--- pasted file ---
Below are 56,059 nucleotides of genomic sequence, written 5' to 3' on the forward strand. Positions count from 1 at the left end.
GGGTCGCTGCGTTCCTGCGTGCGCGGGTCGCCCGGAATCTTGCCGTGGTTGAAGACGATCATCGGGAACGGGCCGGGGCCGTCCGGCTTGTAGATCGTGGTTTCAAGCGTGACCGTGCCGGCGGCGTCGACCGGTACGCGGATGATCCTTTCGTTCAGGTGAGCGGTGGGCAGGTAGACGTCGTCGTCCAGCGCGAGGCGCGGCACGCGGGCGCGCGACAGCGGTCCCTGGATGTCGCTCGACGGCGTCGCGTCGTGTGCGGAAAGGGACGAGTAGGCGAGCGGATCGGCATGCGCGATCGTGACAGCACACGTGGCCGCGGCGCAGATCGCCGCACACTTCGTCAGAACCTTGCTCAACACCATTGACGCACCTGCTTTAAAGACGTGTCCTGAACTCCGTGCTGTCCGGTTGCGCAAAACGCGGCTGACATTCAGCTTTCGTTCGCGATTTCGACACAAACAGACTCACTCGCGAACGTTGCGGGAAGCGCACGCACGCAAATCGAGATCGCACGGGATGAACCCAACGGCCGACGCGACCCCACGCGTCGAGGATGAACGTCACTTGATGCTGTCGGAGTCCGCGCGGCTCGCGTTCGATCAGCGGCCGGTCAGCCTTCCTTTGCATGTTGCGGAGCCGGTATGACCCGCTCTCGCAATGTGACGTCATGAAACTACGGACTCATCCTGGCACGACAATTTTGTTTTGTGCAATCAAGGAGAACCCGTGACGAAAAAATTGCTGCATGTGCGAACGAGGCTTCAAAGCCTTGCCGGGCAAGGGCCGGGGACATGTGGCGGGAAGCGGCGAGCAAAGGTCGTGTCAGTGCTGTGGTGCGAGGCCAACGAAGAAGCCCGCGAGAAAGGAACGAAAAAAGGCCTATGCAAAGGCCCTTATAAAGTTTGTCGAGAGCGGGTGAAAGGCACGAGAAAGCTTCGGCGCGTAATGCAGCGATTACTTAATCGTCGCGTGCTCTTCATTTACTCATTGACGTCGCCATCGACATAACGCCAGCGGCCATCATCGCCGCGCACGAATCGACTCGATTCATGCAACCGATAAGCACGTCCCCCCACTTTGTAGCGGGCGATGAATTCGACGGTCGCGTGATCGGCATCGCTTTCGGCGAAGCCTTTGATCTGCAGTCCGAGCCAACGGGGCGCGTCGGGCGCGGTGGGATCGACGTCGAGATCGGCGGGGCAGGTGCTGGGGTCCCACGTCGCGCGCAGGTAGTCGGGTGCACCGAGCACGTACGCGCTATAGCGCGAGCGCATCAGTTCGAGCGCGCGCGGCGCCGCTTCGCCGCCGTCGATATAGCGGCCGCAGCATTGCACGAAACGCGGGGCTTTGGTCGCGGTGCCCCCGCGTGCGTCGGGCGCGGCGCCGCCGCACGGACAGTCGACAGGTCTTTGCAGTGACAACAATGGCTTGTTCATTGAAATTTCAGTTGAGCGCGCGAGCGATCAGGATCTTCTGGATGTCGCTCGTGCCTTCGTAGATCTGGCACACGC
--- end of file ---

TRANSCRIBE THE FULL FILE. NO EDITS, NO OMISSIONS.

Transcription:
Below are 56,059 nucleotides of genomic sequence, written 5' to 3' on the forward strand. Positions count from 1 at the left end.
GGGTCGCTGCGTTCCTGCGTGCGCGGGTCGCCCGGAATCTTGCCGTGGTTGAAGACGATCATCGGGAACGGGCCGGGGCCGTCCGGCTTGTAGATCGTGGTTTCAAGCGTGACCGTGCCGGCGGCGTCGACCGGTACGCGGATGATCCTTTCGTTCAGGTGAGCGGTGGGCAGGTAGACGTCGTCGTCCAGCGCGAGGCGCGGCACGCGGGCGCGCGACAGCGGTCCCTGGATGTCGCTCGACGGCGTCGCGTCGTGTGCGGAAAGGGACGAGTAGGCGAGCGGATCGGCATGCGCGATCGTGACAGCACACGTGGCCGCGGCGCAGATCGCCGCACACTTCGTCAGAACCTTGCTCAACACCATTGACGCACCTGCTTTAAAGACGTGTCCTGAACTCCGTGCTGTCCGGTTGCGCAAAACGCGGCTGACATTCAGCTTTCGTTCGCGATTTCGACACAAACAGACTCACTCGCGAACGTTGCGGGAAGCGCACGCACGCAAATCGAGATCGCACGGGATGAACCCAACGGCCGACGCGACCCCACGCGTCGAGGATGAACGTCACTTGATGCTGTCGGAGTCCGCGCGGCTCGCGTTCGATCAGCGGCCGGTCAGCCTTCCTTTGCATGTTGCGGAGCCGGTATGACCCGCTCTCGCAATGTGACGTCATGAAACTACGGACTCATCCTGGCACGACAATTTTGTTTTGTGCAATCAAGGAGAACCCGTGACGAAAAAATTGCTGCATGTGCGAACGAGGCTTCAAAGCCTTGCCGGGCAAGGGCCGGGGACATGTGGCGGGAAGCGGCGAGCAAAGGTCGTGTCAGTGCTGTGGTGCGAGGCCAACGAAGAAGCCCGCGAGAAAGGAACGAAAAAAGGCCTATGCAAAGGCCCTTATAAAGTTTGTCGAGAGCGGGTGAAAGGCACGAGAAAGCTTCGGCGCGTAATGCAGCGATTACTTAATCGTCGCGTGCTCTTCATTTACTCATTGACGTCGCCATCGACATAACGCCAGCGGCCATCATCGCCGCGCACGAATCGACTCGATTCATGCAACCGATAAGCACGTCCCCCCACTTTGTAGCGGGCGATGAATTCGACGGTCGCGTGATCGGCATCGCTTTCGGCGAAGCCTTTGATCTGCAGTCCGAGCCAACGGGGCGCGTCGGGCGCGGTGGGATCGACGTCGAGATCGGCGGGGCAGGTGCTGGGGTCCCACGTCGCGCGCAGGTAGTCGGGTGCACCGAGCACGTACGCGCTATAGCGCGAGCGCATCAGTTCGAGCGCGCGCGGCGCCGCTTCGCCGCCGTCGATATAGCGGCCGCAGCATTGCACGAAACGCGGGGCTTTGGTCGCGGTGCCCCCGCGTGCGTCGGGCGCGGCGCCGCCGCACGGACAGTCGACAGGTCTTTGCAGTGACAACAATGGCTTGTTCATTGAAATTTCAGTTGAGCGCGCGAGCGATCAGGATCTTCTGGATGTCGCTCGTGCCTTCGTAGATCTGGCACACGC